How an AHA Statement on Diets Affects Bariatric Patients
Though it’s a different specialty, bariatric surgeons always take note of guidance from the American Heart Association or AHA. We do so because many metabolic disorders we treat are reflected in longer-term heart disease. When patients experience significant excess weight issues, especially obesity, the heart takes the brunt of the problem. For example, patients who are obese tend to have accelerated atherosclerosis or narrowing of the arteries due to plaque buildup along their walls. Type two diabetes is also a widespread consequence that can constrict arteries and cause cardiovascular issues and problems with virtually every organ in the body.
So, we listen when the AHA provides guidance on the diets they think are best for heart health. This is precisely what was published in Circulation recently. After reviewing comprehensive studies on diets, the AHA released its list of best diets, giving each a percentage score and grouping them into three distinct tiers.
Somewhat Predictable Results
If you are researching bariatric surgery or are in your early stages postoperatively, you’ll notice that most of our recommendations are not drastic. Yes, it’s essential to eliminate some of the worst offenders in our diets, like sodas and desserts, that only provide empty calories and do little to keep us full while spiking blood sugar. But for the most part, the postoperative bariatric diet is not draconian as much as it is somewhat restrictive. On the other hand, many of our patients’ diets before bariatric surgery, some of which are pushed hard on social media by “influencers,” aren’t as good as they seem.
The American Heart Association called out two diets for being particularly unhelpful to the heart: paleolithic and ketogenic. You’ll likely recognize that these diets are highly carb restrictive. The worst-scoring diet, keto, is arguably one of the most, if not the most, restrictive on carbohydrates. Unfortunately, there has been a misconception about the value of carbohydrates, and they have been vilified to the point where eliminating them seems like a good idea. However, carbs are essential. Our cells need sugar to function, and complex carbs, like whole grains, give us energy throughout the day, keep blood sugar spikes in check, and can keep us full. The true villains in the carbohydrate world are the refined grains and sugars that add calories but don’t do much to help with nutrition or fullness.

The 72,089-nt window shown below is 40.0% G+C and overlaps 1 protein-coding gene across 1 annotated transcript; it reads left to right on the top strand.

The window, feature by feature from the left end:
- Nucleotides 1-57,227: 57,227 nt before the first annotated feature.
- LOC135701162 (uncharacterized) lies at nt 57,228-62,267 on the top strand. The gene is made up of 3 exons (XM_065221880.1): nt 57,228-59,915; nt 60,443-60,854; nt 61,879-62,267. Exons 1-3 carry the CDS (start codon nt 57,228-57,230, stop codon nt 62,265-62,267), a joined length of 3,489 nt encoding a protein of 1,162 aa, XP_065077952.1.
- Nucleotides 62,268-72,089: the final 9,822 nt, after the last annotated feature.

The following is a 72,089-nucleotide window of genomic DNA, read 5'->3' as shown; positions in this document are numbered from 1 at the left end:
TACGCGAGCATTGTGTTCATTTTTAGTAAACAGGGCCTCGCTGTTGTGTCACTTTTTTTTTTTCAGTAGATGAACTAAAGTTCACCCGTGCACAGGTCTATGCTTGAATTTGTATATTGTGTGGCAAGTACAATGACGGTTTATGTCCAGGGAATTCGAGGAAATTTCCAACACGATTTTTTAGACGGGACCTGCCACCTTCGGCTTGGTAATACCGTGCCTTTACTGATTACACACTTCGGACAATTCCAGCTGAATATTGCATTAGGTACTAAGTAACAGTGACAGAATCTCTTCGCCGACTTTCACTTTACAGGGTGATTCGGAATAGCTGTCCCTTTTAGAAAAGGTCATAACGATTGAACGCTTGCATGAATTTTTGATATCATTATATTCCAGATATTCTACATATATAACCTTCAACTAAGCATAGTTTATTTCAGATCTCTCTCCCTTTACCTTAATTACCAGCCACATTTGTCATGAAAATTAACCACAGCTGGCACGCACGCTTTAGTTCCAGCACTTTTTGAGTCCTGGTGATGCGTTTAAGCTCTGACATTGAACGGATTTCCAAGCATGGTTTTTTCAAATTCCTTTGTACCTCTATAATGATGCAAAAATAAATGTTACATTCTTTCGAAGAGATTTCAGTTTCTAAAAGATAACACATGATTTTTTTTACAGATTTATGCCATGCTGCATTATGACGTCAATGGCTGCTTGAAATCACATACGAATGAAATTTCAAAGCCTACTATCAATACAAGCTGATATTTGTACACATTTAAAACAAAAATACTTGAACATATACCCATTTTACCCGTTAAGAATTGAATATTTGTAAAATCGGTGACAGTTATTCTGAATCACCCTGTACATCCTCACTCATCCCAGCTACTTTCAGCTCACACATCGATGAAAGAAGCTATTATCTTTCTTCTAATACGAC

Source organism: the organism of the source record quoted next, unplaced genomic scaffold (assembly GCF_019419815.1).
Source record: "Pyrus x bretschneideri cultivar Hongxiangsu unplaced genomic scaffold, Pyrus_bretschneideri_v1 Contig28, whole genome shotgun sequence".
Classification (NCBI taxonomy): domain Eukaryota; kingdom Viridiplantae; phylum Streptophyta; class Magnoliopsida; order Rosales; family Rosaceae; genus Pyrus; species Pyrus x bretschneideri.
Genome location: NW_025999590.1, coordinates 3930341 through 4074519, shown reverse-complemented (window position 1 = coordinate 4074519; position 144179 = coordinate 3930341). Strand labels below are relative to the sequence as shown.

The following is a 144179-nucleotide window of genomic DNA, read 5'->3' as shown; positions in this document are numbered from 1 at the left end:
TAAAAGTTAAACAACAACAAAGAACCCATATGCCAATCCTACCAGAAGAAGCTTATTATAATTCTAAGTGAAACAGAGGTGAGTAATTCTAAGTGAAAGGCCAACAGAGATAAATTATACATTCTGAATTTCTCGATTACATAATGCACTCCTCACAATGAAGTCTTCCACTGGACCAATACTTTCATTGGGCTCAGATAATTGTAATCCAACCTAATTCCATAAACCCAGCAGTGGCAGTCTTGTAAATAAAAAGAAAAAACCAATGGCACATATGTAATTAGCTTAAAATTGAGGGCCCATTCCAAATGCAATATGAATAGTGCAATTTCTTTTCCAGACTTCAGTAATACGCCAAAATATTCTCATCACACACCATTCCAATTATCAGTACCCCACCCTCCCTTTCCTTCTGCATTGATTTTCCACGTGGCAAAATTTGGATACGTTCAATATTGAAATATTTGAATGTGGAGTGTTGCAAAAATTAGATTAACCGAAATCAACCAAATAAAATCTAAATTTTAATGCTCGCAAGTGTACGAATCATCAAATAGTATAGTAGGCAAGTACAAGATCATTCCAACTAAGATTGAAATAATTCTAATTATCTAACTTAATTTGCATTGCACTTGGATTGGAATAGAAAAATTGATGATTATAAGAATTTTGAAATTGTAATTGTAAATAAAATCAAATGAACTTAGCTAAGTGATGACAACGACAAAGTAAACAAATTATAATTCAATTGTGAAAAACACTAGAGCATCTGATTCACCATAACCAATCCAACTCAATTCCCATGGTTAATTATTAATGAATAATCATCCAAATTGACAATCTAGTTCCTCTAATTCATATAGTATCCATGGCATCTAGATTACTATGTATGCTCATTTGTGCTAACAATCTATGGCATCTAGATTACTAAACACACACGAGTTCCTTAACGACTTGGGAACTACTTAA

But Why Do I Feel Good When I Get off Carbs?
Most patients feel good after getting off refined and complex carbs because they’re eliminating harmful sugars, which is a good thing. However, by eliminating most carbs, we lose that motivation quickly as our mood and general physical ability deteriorate. With no carbs to burn, our bodies look for other sources of energy, and that is often muscular tissue. Eventually, this degrades our ability and creates a less toned body.
What Are the Best Diets?
According to the AHA and a great deal of empirical evidence, the best diets promote whole foods, including a mix of carbs, healthy fats, and proteins. As such, DASH (Dietary Approaches to Stop Hypertension), an antihypertensive diet created by the National Institutes of Health in the 1990s came out on top with a perfect score. The pescatarian, Mediterranean, and vegetarian diets are all great options for anyone looking to change their lifestyle.
The Problem With Dieting
There are two essential concerns with dieting. The first is right there in the name. Dieting suggests a temporary state of reduced caloric intake. But what most of us need is a permanent lifestyle change. If you think about a drastic versus moderate diet, losing 10 pounds in a month is great, but losing 20 pounds over the year is far better. Often, those 10 pounds come right back on after we quit the diet.
So, regarding sustainability, a very low-carb diet is difficult, if not impossible, to maintain over the long term. This is one of several reasons why diets of that kind were ranked so poorly. The second problem with diets, especially those that are very broad in scope, is that there is always a way to get around them. Let’s take the vegetarian diet, for example. Refined white grains and soda are very much in line with a vegetarian diet. Yet these kinds of carbs are decidedly bad when consumed in significant quantities. The same holds for many other diets that don’t specify what should and shouldn’t be eaten. So ultimately, whether you’re dieting or not, it comes down to understanding the nutritional and caloric value of everything you eat.
Ultimately, while this announcement may create an outcry amongst the groups that strongly believe in these diets, the moral of the story is moderation. Moderation offers the best of both worlds, allowing us to lose weight, maintain muscle mass, and feel good throughout our lifestyle changes. Of course, we always encourage you to speak to your surgeon about any new diets you are considering and whether they jive with your bariatric procedure. Ultimately, we want to help you change your life through a moderate, healthy, and frankly delicious diet.